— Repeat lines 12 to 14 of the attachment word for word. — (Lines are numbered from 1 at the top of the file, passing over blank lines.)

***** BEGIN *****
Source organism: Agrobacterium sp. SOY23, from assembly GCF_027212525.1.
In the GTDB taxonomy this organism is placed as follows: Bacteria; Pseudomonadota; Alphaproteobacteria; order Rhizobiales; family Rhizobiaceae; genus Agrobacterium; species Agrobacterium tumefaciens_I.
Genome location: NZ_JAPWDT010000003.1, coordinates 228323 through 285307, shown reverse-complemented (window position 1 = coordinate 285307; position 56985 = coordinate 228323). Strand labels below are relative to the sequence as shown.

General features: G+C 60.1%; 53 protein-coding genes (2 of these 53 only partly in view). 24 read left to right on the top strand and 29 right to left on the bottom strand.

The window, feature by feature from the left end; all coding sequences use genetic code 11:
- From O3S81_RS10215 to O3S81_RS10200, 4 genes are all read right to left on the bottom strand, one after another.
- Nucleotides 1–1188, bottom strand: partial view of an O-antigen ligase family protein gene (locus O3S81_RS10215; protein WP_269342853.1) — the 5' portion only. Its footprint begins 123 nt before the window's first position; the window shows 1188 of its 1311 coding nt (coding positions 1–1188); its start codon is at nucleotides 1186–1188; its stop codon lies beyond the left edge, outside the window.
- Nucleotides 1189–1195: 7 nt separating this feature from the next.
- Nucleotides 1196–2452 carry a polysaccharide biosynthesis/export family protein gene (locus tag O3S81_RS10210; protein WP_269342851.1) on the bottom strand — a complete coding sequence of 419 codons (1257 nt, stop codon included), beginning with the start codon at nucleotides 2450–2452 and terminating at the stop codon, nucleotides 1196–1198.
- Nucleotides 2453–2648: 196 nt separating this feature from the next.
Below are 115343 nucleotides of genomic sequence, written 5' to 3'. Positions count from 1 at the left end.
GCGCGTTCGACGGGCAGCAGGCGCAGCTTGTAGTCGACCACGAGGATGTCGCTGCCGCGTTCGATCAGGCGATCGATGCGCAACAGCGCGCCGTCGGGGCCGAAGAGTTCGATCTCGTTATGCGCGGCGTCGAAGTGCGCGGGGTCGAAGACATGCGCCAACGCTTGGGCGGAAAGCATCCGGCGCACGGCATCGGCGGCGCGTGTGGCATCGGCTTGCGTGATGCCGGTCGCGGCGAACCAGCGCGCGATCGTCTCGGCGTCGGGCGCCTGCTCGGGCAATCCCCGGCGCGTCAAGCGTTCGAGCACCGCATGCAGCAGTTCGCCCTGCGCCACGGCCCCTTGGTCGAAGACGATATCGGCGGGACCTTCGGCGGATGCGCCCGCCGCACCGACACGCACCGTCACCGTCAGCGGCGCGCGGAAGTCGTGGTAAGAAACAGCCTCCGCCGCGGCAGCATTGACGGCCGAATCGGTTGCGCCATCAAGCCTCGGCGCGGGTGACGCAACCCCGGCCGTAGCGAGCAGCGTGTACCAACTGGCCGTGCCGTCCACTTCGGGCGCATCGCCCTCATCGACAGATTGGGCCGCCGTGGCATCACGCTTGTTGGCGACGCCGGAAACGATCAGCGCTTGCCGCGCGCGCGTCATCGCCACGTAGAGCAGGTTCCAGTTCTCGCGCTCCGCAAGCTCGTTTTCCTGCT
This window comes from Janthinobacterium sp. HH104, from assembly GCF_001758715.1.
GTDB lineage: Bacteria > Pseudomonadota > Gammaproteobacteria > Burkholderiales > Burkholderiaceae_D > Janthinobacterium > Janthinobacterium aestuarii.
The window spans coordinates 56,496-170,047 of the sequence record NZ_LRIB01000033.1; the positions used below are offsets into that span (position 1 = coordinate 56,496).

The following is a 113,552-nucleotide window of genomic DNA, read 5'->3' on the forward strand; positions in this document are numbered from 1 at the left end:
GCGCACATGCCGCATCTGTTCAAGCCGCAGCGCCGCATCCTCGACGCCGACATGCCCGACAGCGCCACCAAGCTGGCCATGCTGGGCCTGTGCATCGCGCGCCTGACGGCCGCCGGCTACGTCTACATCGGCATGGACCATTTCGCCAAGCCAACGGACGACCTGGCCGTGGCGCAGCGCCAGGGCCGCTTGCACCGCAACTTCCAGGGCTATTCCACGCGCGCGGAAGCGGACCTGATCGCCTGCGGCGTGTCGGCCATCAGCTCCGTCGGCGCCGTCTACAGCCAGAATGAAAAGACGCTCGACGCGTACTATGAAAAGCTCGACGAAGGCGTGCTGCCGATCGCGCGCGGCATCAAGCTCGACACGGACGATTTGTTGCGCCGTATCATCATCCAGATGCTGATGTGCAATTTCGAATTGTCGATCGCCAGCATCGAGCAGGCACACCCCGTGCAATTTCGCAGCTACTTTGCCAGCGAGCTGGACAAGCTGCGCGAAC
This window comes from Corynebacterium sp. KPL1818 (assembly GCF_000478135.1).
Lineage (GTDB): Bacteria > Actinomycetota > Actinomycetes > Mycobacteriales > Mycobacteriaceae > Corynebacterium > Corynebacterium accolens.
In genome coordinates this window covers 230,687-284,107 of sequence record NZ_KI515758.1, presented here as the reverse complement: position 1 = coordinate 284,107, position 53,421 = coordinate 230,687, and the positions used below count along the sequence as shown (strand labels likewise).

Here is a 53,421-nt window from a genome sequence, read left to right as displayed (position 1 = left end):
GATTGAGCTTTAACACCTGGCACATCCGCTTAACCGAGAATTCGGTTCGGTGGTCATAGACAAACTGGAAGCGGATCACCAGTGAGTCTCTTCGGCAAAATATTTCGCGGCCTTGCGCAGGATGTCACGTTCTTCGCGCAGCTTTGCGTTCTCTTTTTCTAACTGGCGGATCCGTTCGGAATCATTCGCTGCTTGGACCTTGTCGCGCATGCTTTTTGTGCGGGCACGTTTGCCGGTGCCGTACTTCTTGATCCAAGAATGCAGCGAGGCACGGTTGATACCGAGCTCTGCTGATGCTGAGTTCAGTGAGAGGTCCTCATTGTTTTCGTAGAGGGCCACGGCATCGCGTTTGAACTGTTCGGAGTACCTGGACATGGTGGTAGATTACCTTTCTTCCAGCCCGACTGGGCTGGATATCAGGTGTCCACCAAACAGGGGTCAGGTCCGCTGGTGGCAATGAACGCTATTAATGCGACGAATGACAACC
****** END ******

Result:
GCGCGTTCGACGGGCAGCAGGCGCAGCTTGTAGTCGACCACGAGGATGTCGCTGCCGCGTTCGATCAGGCGATCGATGCGCAACAGCGCGCCGTCGGGGCCGAAGAGTTCGATCTCGTTATGCGCGGCGTCGAAGTGCGCGGGGTCGAAGACATGCGCCAACGCTTGGGCGGAAAGCATCCGGCGCACGGCATCGGCGGCGCGTGTGGCATCGGCTTGCGTGATGCCGGTCGCGGCGAACCAGCGCGCGATCGTCTCGGCGTCGGGCGCCTGCTCGGGCAATCCCCGGCGCGTCAAGCGTTCGAGCACCGCATGCAGCAGTTCGCCCTGCGCCACGGCCCCTTGGTCGAAGACGATATCGGCGGGACCTTCGGCGGATGCGCCCGCCGCACCGACACGCACCGTCACCGTCAGCGGCGCGCGGAAGTCGTGGTAAGAAACAGCCTCCGCCGCGGCAGCATTGACGGCCGAATCGGTTGCGCCATCAAGCCTCGGCGCGGGTGACGCAACCCCGGCCGTAGCGAGCAGCGTGTACCAACTGGCCGTGCCGTCCACTTCGGGCGCATCGCCCTCATCGACAGATTGGGCCGCCGTGGCATCACGCTTGTTGGCGACGCCGGAAACGATCAGCGCTTGCCGCGCGCGCGTCATCGCCACGTAGAGCAGGTTCCAGTTCTCGCGCTCCGCAAGCTCGTTTTCCTGCT
This window comes from Janthinobacterium sp. HH104, from assembly GCF_001758715.1.
GTDB lineage: Bacteria > Pseudomonadota > Gammaproteobacteria > Burkholderiales > Burkholderiaceae_D > Janthinobacterium > Janthinobacterium aestuarii.